Prop 8 Redux
Gay marriage is a civil rights issue, and that means it’s a black issue, too.
Gay marriage is a civil rights issue, and that means it’s a black issue, too. Maybe black voters in Maine will get it right.
This week the voters in the state of Maine will go to the polls to decide on a gay marriage referendum that is widely considered a test case for the rest of the nation. This vote is so important that Californians who successfully organized in support of Proposition 8, and thus outlawed gay marriage there, have moved wast. Groups dedicated to the defeat of gay marriage have set up camp in Maine to deny consenting adults the right to legally wed.
This is a national scandal, but it moves the issue to the forefront again and gives the African-American community a chance to reaffirm its support for equal rights by supporting gay marriage. Black communities have a long, sad history of homophobia which has led many black people to oppose same-sex marriage, sometimes on religious or moral grounds. But after having served as the moral conscience of the nation during the long struggle for justice and equal rights in the last century, black Americans cannot be absent from, or take the wrong side in, this latest struggle for basic human rights.
This summer, the national office of the Southern Christian Leadership Conference (SCLC) called to task one of its own, Rev. Eric P. Lee, president of the organization’s Los Angeles chapter, for opposing California’s Proposition 8, which constitutionally established that "only marriage between a man and a woman is valid or recognized in California”) Lee’s support of love and marriage should have been applauded by the venerable civil rights organization. SCLC’s unwillingness to surge forward in support of gay marriage was backward. Instead, the SCLC chose to make its stand on the wrong side of this debate and on the wrong side of history.
The danger here is that old-school organizations like SCLC risk extinction if they continue to embrace these regressive policies. Standing in the way of gay marriage today is as vicious and ugly as George Wallace standing in the schoolhouse door in 1963. Maybe even more so.
In her powerful discourse on the black female experience, When and Where I Enter, writer Paula Giddings documents the legions of newly freed couples who, during Reconstruction, circled the Freedmen’s Bureaus in long lines to obtain a certificate of marriage from the state. What a wonderful way to celebrate Emancipation?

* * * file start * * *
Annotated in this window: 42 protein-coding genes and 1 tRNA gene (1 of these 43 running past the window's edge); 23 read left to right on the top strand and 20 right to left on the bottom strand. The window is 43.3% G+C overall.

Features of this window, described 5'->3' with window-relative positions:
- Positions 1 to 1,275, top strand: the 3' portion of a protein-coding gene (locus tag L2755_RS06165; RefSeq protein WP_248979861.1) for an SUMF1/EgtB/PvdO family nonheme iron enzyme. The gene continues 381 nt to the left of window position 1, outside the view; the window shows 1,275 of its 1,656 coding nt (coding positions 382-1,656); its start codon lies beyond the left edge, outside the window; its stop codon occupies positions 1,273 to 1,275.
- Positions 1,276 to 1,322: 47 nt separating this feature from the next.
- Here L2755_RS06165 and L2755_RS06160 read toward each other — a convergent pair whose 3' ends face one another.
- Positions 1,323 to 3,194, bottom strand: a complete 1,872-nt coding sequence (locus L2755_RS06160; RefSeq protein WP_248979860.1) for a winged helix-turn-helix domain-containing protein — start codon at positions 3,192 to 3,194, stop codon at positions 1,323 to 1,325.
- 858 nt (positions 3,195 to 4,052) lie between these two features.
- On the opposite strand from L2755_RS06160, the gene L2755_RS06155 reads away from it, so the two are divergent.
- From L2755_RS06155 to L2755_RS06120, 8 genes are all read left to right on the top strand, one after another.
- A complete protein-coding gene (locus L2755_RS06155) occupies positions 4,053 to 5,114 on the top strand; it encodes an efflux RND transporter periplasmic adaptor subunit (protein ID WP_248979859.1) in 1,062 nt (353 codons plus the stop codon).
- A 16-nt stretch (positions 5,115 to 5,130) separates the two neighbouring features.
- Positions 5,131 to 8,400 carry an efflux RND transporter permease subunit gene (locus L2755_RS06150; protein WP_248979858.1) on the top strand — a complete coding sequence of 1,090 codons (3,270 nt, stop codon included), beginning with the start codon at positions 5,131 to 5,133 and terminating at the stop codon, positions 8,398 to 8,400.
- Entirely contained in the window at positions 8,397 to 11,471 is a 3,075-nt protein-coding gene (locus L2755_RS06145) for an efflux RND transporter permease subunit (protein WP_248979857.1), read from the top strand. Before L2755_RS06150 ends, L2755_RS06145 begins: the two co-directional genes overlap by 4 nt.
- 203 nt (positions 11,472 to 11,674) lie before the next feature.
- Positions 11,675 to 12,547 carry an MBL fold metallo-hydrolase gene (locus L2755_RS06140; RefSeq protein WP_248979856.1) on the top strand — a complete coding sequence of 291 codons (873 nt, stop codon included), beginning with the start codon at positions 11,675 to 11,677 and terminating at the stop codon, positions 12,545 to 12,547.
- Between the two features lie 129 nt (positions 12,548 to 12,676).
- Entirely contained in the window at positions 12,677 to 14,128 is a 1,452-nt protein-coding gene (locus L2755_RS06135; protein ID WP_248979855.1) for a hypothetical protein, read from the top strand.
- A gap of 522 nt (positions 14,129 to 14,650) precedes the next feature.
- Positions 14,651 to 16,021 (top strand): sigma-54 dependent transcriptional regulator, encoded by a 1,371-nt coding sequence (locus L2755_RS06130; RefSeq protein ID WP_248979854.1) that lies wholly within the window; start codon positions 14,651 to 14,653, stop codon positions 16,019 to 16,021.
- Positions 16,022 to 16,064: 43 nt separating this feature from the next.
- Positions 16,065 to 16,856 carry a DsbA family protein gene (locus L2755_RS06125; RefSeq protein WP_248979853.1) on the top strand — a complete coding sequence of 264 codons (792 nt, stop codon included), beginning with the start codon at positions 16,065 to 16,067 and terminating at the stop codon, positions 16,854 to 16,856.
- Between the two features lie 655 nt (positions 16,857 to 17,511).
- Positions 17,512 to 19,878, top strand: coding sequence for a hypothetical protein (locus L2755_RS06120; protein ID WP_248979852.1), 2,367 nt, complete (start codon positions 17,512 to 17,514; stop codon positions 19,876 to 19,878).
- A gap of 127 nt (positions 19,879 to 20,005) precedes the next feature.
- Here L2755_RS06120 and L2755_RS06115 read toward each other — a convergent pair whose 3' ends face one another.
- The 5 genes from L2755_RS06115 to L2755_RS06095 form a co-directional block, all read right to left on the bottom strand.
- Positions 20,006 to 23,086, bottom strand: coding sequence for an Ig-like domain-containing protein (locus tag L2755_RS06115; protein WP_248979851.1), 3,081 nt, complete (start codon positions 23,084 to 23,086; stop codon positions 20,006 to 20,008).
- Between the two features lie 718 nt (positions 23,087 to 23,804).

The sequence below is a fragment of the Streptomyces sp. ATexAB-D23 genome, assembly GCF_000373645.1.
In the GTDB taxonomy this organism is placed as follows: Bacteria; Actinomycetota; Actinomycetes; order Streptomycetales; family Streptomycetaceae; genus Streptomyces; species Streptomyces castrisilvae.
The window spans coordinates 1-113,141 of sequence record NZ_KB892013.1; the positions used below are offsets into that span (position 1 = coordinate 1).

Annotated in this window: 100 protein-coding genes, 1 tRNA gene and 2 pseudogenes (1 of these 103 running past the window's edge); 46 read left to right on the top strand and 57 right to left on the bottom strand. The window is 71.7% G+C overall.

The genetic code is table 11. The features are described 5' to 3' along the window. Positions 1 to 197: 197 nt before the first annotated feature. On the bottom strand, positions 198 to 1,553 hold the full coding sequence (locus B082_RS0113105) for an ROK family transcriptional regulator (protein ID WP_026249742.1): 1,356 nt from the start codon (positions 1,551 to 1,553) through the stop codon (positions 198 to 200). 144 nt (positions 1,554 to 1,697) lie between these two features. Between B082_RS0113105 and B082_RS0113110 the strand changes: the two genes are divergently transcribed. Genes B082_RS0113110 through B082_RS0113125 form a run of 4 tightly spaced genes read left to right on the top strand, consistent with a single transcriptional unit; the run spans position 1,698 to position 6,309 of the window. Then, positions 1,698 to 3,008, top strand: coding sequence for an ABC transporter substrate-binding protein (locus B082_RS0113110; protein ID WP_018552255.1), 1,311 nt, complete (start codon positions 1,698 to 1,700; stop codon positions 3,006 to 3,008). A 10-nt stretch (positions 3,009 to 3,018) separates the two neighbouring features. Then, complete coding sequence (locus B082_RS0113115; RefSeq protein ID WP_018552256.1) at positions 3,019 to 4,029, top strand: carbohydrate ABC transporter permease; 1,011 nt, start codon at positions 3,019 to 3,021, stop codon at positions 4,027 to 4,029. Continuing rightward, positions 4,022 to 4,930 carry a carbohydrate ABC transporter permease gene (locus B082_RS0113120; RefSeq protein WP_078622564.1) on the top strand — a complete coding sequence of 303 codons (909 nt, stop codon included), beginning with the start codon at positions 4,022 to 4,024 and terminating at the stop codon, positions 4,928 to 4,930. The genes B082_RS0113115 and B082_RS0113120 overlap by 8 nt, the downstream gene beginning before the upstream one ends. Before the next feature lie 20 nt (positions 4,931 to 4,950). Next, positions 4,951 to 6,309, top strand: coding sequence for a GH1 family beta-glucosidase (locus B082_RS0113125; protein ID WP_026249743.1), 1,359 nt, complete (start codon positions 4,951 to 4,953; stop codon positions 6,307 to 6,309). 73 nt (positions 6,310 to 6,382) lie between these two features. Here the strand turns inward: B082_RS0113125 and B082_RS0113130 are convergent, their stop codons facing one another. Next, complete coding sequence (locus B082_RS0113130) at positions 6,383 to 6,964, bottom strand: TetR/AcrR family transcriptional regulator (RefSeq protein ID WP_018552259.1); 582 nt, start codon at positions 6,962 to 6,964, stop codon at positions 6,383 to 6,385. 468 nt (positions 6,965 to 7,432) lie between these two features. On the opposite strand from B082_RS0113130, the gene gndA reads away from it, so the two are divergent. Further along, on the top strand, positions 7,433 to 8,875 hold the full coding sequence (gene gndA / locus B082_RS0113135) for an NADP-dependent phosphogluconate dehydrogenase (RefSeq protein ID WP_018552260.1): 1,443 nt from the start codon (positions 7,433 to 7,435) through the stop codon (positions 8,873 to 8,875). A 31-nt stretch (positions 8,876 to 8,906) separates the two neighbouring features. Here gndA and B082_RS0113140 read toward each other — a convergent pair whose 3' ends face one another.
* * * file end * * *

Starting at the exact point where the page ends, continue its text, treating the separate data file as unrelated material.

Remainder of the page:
I am certain great scholarship equal to Giddings’ important work will document the determined, similar efforts of gay and lesbian couples to legally wed.
When my friend, a beautiful brother, came out of the closet to me several years ago, he said he thought he would still marry a woman and father children one day. “So, you’re bisexual then?” I asked. “No,” he answered. He said he was just “doing what he was doing” while he was young and single. It took years for him to be able to exclusively date men, come out fully, self-identify as a gay man, and reject the false image of hetero-normative marriage that for so long had compelled him to deny his basic self and, foolishly, think he would be able to live as a straight man. Before our conversation, he had been in a few relationships with women that had lasted for years. Though he was finally able to name and claim his sexual orientation, think of all that time everyone lost because he was silenced into the closet by too many of us in the black community.
At the start of the 20th century, writer Nella Larsen began to hint at the psychological damage done by “passing for straight” in her novels Quicksand and Passing. Now, at the start of the 21st century, we need to probe deeper, into our own souls, into our own communities, into our own truths.
The most issue isn’t whether people should have to right to experience and express homosexual love; but rather whether they deserve to be victims of violent hate as a result The answer is no. What people deserve, whoever they are, is equal protection and privacy. They deserve that simply because they exist.
Eisa Nefertari Ulen is the author of Crystelle Mourning and lives with her husband and son in Brooklyn.